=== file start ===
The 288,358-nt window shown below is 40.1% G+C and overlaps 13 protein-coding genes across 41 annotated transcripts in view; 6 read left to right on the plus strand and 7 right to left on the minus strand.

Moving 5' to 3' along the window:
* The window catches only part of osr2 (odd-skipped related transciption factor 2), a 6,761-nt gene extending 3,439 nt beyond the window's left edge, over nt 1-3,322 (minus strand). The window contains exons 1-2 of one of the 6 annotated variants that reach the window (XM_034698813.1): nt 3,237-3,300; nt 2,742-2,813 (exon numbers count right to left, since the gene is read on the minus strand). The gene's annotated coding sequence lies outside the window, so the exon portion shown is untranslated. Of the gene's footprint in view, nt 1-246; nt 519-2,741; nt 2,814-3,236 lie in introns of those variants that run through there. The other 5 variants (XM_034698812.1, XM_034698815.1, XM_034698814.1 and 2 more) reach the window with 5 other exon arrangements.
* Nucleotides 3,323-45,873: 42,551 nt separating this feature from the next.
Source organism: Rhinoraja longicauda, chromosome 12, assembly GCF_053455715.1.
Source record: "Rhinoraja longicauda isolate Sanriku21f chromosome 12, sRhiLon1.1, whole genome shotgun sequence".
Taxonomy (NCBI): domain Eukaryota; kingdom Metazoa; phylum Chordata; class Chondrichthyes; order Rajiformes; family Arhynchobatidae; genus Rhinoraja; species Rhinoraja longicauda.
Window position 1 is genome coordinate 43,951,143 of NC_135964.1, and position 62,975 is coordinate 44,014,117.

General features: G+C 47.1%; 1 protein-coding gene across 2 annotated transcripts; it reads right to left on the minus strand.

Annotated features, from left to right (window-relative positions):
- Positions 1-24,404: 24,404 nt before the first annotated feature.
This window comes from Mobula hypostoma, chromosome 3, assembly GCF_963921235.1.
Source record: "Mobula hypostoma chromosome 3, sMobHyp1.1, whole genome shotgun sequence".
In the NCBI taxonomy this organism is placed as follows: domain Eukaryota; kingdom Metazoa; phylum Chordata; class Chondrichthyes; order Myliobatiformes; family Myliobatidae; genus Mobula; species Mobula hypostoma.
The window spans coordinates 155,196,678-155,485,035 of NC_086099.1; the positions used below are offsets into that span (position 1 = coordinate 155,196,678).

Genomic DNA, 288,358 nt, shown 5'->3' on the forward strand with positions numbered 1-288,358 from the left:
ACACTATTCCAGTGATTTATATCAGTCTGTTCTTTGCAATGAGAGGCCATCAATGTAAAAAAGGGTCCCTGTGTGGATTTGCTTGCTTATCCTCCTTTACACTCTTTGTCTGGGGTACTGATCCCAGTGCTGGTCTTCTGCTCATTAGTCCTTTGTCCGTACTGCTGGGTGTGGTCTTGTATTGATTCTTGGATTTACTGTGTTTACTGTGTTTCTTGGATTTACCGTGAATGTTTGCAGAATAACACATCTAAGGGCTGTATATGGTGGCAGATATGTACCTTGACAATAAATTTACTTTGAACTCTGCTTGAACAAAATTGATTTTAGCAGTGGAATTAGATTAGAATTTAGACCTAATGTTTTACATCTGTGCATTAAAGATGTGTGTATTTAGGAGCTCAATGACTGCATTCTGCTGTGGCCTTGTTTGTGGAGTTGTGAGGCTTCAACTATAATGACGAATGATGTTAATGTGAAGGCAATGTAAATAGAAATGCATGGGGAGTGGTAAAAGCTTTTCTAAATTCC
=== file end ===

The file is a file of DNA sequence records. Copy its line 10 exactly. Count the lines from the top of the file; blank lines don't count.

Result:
Annotated features, from left to right (window-relative positions):